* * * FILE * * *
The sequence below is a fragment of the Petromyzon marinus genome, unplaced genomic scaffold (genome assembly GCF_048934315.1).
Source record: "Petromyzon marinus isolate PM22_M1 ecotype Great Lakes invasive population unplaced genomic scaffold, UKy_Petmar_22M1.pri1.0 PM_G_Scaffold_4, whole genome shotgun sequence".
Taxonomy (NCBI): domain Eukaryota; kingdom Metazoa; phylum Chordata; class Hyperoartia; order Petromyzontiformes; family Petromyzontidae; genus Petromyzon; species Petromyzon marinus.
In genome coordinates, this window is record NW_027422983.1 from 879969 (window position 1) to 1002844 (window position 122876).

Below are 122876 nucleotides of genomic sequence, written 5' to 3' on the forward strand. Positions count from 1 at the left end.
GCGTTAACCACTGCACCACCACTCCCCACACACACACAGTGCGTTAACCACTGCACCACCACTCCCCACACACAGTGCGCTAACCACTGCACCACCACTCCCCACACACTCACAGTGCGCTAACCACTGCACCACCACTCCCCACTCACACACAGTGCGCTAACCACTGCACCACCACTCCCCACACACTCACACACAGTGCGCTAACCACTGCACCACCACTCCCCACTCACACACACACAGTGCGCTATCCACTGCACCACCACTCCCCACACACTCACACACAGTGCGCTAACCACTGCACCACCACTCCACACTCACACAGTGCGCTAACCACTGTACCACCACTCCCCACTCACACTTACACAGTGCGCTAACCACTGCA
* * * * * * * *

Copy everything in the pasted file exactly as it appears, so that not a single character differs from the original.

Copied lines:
The sequence below is a fragment of the Petromyzon marinus genome, unplaced genomic scaffold (genome assembly GCF_048934315.1).
Source record: "Petromyzon marinus isolate PM22_M1 ecotype Great Lakes invasive population unplaced genomic scaffold, UKy_Petmar_22M1.pri1.0 PM_G_Scaffold_4, whole genome shotgun sequence".
Taxonomy (NCBI): domain Eukaryota; kingdom Metazoa; phylum Chordata; class Hyperoartia; order Petromyzontiformes; family Petromyzontidae; genus Petromyzon; species Petromyzon marinus.
In genome coordinates, this window is record NW_027422983.1 from 879969 (window position 1) to 1002844 (window position 122876).

Below are 122876 nucleotides of genomic sequence, written 5' to 3' on the forward strand. Positions count from 1 at the left end.
GCGTTAACCACTGCACCACCACTCCCCACACACACACAGTGCGTTAACCACTGCACCACCACTCCCCACACACAGTGCGCTAACCACTGCACCACCACTCCCCACACACTCACAGTGCGCTAACCACTGCACCACCACTCCCCACTCACACACAGTGCGCTAACCACTGCACCACCACTCCCCACACACTCACACACAGTGCGCTAACCACTGCACCACCACTCCCCACTCACACACACACAGTGCGCTATCCACTGCACCACCACTCCCCACACACTCACACACAGTGCGCTAACCACTGCACCACCACTCCACACTCACACAGTGCGCTAACCACTGTACCACCACTCCCCACTCACACTTACACAGTGCGCTAACCACTGCA